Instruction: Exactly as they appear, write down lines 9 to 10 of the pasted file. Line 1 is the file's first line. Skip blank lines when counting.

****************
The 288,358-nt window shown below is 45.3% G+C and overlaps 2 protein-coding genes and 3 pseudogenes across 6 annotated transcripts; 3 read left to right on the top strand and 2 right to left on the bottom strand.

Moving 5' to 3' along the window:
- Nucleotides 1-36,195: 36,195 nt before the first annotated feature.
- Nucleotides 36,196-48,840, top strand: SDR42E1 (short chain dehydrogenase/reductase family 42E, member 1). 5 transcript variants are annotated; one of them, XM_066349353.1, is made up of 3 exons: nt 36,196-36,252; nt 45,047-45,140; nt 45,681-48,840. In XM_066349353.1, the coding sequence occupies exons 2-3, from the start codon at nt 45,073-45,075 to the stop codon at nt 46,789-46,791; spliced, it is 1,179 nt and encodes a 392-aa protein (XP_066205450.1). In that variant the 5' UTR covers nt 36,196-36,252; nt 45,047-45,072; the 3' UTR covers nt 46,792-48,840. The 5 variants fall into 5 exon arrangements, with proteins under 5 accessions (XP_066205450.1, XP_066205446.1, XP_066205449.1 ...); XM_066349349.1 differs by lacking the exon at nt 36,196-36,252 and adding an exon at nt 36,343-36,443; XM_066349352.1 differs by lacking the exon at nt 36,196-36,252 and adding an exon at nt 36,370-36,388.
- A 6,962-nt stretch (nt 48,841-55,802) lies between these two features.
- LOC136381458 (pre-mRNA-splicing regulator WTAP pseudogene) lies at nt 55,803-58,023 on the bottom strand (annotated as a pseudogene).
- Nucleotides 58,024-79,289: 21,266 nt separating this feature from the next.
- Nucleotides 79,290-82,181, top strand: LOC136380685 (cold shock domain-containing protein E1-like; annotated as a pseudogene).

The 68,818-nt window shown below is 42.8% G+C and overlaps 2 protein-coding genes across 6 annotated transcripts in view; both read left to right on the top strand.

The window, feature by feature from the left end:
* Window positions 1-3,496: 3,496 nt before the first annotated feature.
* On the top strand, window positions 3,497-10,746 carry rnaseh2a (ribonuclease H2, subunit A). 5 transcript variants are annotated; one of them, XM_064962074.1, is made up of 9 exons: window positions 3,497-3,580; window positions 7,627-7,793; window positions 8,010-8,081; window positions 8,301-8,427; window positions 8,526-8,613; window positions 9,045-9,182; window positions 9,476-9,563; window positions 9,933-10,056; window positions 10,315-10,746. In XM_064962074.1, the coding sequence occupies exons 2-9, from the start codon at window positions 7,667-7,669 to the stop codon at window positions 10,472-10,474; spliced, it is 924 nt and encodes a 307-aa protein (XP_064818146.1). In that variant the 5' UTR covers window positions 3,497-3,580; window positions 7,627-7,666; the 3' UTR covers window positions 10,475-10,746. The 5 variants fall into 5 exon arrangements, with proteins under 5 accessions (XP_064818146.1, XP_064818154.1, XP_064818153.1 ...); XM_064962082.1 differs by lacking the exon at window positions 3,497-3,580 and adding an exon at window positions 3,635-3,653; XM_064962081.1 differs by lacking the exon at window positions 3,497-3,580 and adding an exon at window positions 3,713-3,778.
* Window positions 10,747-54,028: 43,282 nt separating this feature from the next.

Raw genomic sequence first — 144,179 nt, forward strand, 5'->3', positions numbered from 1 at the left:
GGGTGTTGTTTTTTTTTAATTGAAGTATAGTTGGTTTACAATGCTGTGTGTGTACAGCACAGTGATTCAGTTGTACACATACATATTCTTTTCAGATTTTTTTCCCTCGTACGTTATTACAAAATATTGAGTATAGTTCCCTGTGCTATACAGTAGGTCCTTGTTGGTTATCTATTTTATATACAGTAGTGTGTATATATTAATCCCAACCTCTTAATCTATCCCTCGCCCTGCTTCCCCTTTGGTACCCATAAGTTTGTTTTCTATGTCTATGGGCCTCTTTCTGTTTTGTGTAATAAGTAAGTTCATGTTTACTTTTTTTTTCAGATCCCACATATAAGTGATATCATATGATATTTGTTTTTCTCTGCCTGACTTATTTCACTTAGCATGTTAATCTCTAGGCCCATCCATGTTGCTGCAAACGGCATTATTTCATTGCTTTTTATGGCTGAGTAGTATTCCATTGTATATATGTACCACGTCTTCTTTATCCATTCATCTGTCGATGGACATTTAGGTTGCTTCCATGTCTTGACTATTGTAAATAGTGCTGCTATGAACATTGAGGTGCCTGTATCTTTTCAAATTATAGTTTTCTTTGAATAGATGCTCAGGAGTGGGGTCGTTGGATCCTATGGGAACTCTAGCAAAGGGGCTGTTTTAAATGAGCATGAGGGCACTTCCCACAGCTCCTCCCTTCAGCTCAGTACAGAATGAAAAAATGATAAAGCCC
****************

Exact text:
The 68,818-nt window shown below is 42.8% G+C and overlaps 2 protein-coding genes across 6 annotated transcripts in view; both read left to right on the top strand.

The window, feature by feature from the left end: